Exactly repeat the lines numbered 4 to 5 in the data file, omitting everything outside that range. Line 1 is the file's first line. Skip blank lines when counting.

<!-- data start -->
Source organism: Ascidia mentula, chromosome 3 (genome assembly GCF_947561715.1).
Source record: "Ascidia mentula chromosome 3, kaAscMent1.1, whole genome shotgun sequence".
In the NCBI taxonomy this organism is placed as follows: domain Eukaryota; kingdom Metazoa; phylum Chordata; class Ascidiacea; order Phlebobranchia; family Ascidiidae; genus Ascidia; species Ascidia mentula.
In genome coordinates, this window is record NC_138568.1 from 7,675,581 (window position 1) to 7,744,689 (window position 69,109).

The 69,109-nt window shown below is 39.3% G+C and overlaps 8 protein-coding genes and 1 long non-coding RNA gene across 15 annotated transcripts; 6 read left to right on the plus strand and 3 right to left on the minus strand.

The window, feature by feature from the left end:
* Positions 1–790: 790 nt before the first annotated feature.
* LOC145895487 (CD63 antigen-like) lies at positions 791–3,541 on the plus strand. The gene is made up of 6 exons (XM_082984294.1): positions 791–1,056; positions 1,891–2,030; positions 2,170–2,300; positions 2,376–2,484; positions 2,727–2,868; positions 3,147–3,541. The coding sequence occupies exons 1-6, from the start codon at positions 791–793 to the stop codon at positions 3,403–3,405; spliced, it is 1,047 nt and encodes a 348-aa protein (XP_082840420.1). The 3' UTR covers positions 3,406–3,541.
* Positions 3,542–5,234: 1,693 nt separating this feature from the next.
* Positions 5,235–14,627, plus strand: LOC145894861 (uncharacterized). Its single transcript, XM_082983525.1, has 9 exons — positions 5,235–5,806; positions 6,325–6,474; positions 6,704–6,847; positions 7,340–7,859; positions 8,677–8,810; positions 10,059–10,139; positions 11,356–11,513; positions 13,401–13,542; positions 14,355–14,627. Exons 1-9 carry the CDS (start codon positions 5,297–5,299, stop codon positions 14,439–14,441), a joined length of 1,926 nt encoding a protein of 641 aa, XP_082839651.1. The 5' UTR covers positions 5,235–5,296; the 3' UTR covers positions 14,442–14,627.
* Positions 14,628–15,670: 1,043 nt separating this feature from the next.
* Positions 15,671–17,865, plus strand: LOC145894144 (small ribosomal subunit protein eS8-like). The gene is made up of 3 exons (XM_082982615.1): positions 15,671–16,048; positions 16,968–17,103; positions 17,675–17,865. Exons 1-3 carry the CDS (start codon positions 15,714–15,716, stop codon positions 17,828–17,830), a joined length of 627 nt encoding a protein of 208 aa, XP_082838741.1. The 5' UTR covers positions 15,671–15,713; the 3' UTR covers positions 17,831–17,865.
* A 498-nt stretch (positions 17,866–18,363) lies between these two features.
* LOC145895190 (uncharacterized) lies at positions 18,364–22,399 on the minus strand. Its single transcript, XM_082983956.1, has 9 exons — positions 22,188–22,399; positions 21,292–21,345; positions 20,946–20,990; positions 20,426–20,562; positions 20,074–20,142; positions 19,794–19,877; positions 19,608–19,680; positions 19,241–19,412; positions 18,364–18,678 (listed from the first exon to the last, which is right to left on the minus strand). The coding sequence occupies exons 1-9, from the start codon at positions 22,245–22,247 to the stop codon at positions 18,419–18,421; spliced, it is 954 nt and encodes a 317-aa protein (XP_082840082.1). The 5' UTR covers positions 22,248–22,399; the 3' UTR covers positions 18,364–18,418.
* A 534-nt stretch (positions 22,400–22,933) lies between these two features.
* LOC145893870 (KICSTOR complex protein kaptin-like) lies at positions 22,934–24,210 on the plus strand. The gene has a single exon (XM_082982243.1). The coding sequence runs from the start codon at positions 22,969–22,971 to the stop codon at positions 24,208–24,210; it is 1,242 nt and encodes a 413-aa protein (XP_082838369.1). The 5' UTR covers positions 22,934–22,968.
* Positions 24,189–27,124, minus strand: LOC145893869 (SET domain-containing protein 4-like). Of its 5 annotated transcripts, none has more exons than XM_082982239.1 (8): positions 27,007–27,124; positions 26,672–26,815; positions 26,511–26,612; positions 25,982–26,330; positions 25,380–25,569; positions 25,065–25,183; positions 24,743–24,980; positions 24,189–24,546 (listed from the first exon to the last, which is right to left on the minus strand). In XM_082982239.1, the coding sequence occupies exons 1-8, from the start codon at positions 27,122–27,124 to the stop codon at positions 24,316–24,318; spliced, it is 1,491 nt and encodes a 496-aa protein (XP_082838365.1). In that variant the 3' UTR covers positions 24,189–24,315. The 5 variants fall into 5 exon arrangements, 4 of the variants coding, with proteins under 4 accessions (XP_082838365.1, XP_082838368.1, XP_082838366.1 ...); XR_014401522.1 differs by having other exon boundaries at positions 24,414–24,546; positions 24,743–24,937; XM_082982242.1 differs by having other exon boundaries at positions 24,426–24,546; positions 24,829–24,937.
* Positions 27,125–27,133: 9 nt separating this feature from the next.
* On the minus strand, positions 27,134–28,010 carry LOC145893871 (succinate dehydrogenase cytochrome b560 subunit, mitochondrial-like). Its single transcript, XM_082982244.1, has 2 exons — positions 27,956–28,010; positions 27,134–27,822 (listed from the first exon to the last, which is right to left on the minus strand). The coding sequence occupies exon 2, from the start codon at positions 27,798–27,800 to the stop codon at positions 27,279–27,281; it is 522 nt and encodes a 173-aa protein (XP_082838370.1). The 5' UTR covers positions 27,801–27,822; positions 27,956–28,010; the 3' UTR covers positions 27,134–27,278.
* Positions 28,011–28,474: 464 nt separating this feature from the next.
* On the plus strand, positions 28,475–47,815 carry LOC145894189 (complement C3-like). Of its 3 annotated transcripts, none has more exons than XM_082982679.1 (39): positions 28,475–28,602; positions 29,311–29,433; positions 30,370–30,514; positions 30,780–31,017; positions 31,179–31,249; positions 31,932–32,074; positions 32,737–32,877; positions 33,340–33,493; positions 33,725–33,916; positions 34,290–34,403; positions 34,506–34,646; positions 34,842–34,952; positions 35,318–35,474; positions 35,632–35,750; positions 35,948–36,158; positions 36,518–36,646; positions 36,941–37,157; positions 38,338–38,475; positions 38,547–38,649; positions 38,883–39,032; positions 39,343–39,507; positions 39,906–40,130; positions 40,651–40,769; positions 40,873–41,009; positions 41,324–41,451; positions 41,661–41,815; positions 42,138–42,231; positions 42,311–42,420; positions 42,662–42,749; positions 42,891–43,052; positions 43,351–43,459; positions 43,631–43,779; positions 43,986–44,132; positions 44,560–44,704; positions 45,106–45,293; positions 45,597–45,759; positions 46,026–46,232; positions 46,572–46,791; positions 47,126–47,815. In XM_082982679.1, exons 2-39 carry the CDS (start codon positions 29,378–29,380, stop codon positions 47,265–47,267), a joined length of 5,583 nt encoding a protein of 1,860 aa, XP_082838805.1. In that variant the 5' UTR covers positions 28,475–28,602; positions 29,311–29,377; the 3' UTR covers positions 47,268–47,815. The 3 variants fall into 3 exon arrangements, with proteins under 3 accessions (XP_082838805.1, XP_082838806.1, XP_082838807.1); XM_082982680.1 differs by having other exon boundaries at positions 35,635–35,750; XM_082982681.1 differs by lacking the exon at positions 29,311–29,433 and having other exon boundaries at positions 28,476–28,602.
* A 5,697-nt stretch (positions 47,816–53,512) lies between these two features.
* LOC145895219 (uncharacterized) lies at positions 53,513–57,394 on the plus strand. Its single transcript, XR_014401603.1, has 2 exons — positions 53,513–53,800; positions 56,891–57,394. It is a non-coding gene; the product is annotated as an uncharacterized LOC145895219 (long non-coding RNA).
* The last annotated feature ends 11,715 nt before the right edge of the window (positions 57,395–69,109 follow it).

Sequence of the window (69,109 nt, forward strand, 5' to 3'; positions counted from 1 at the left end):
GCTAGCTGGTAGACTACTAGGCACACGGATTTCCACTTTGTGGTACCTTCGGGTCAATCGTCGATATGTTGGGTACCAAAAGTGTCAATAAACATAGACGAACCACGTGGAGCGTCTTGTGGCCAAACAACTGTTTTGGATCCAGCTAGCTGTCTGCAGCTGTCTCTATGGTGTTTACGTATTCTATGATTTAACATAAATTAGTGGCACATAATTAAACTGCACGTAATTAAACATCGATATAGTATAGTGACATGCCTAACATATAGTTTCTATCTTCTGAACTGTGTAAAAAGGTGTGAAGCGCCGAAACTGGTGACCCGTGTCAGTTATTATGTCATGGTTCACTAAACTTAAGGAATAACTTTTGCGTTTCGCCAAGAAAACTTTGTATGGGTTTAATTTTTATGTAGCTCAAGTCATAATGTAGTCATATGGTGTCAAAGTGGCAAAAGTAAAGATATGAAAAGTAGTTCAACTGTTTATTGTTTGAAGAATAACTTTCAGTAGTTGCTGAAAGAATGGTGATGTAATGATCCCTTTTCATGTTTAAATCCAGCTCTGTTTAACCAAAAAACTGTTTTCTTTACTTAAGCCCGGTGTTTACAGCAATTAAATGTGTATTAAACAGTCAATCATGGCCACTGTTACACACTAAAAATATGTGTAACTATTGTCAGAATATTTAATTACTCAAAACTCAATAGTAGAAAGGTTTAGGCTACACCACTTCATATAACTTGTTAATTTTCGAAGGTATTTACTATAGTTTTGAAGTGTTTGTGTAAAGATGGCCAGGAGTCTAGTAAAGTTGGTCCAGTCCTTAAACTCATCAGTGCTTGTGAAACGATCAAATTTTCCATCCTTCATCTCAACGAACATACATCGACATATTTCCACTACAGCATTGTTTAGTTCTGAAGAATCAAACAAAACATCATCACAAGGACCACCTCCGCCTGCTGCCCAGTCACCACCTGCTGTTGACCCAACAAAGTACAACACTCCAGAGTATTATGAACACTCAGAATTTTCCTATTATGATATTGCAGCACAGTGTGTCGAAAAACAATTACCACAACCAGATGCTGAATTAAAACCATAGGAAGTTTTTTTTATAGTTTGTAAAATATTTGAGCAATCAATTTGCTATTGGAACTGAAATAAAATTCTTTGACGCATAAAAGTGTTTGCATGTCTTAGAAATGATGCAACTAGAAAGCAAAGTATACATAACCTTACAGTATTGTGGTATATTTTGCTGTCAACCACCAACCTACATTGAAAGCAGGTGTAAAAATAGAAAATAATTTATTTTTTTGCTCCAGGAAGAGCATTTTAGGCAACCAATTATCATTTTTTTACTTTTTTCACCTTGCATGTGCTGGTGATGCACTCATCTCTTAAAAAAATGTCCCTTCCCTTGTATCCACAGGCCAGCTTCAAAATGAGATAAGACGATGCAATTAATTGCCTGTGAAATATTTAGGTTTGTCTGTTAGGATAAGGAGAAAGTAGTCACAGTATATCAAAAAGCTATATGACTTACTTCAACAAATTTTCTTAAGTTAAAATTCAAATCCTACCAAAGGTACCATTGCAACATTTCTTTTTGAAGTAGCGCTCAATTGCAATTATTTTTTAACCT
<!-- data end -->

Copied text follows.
In genome coordinates, this window is record NC_138568.1 from 7,675,581 (window position 1) to 7,744,689 (window position 69,109).

The 69,109-nt window shown below is 39.3% G+C and overlaps 8 protein-coding genes and 1 long non-coding RNA gene across 15 annotated transcripts; 6 read left to right on the plus strand and 3 right to left on the minus strand.